It's safe to say that Tesla has emerged as one of the next powerhouses in the car market. Combining luxury design with a functioning, high-quality electric car, Elon Musk's company has been on an upward trajectory for some time.
That looks like it's going to continue thanks to one of the booming markets that desire the Tesla-style electric car, China.
A Thriving Market
2017 has provided Tesla with no end of good news surrounding the Chinese market. In March, the company revealed that it had made over $1 billion in revenue from its 2016 sales in China. This was the magic bullet that made Tesla a Fortune 500 ranked company for the first time in the company's history. Since then, the company has been on track to double sales in 2017 based on the first three months of imports; showrooms are being crowded by some of China's wealthiest; and Chinese buyers are putting down $1,200 to preorder the Tesla Model 3 in numbers second only to the United States.
This is a massive turnaround for a company that many market analysts believed couldn't be cracked. High tariffs and taxes caused a jump in prices, making the Model S and Model X 50 percent more expensive than any other market. The reason for these tariffs was to prevent importers from getting an edge, trying to push consumers toward electric cars that are manufactured internally.
The Right Connections
Another reason Tesla hasn't broken through in China for a time was a lack of connections in the country. Despite its growth as a major world market, a big reason any foreign companies are able to have any success is through partnerships with major Chinese companies and the government itself. That looks to be changing as well, which could provide Tesla an edge in the market.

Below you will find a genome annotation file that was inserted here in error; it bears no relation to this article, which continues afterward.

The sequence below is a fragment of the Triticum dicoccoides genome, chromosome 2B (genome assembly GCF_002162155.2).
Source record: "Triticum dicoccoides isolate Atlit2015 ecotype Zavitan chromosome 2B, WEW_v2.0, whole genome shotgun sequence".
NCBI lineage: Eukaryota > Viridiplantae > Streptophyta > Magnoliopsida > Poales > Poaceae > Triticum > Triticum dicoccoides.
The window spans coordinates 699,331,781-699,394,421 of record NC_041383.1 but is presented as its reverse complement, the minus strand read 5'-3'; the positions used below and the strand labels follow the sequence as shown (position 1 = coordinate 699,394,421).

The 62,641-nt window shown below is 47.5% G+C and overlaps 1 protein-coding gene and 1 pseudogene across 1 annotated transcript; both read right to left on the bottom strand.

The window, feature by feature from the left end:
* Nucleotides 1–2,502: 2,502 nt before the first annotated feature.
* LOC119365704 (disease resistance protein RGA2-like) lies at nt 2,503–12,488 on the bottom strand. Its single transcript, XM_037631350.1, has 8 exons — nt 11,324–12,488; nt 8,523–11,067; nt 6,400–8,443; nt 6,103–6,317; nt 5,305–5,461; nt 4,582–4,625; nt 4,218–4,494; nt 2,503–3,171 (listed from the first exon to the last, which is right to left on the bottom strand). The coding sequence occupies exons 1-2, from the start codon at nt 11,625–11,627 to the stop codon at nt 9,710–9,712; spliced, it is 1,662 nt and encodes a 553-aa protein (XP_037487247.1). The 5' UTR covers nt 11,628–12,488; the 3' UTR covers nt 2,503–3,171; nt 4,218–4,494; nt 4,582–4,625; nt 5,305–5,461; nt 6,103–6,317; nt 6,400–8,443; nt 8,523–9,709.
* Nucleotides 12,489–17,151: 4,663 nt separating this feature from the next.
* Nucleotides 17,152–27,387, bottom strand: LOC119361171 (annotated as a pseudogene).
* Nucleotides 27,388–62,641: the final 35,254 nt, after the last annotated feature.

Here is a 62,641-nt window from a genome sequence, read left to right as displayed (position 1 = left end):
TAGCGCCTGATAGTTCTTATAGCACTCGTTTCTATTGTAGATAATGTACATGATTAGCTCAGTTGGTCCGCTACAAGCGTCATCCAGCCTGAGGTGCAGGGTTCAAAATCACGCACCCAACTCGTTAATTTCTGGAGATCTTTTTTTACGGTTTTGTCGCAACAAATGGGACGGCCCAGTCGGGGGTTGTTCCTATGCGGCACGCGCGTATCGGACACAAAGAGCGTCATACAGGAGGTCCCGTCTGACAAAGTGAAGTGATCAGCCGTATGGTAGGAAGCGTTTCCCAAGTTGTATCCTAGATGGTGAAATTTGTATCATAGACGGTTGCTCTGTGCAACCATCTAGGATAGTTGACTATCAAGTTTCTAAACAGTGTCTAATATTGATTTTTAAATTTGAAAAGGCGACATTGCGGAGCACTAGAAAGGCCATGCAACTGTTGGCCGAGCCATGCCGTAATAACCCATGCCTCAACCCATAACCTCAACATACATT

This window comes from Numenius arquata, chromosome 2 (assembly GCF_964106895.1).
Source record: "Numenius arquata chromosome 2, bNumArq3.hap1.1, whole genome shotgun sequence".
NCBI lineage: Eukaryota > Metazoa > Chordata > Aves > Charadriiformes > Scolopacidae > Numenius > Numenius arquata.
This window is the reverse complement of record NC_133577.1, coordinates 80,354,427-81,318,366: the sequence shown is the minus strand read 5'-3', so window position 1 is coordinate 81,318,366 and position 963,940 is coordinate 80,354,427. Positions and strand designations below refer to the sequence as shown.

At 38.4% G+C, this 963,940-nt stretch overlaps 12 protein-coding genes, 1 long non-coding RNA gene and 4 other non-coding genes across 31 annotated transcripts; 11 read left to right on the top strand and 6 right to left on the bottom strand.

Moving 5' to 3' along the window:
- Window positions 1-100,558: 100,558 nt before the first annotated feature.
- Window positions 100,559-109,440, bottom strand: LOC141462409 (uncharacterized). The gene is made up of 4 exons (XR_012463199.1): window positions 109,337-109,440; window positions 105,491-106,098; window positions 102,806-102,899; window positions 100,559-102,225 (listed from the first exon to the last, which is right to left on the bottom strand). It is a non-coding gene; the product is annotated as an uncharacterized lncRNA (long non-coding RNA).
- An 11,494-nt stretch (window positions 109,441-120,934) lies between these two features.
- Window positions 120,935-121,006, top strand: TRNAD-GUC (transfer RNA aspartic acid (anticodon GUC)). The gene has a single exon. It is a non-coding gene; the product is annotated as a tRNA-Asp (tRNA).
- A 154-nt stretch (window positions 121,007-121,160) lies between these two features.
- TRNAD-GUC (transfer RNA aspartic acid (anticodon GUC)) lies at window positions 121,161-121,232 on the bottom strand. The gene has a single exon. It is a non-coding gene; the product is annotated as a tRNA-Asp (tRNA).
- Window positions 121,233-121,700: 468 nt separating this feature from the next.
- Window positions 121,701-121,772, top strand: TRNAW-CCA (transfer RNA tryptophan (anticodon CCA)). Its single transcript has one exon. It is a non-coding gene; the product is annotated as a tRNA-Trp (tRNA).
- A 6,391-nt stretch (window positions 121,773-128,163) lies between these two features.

Earlier this year, Musk made a surprise visit to China and met with Vice Premier Wang Yang, one of China's top economic officials. What made this unique was Yang's meeting with Musk was a one-on-one instead of the usual group meetings the Vice Premier is known for.
And Yang isn't the only government official who has expressed interest in Tesla. While no names have been given, many higher-ups believe Tesla is the model for other Chinese manufacturers to copy from. Chinese electric cars are not known for providing the best driving experience and battery life, so having a standard like Tesla could help encourage the domestic market and drive up competition.
There have also been reports of Musk meeting with potential partners that could help Tesla start producing cars locally, bypassing the import taxes. Musk believes that China could be the biggest market for Tesla, stating back in 2014 that he wanted Tesla to start building cars in China by 2017 or 2018.
If all this lines up in Tesla's favor, this will make it one of the biggest influencers in the motor industry worldwide.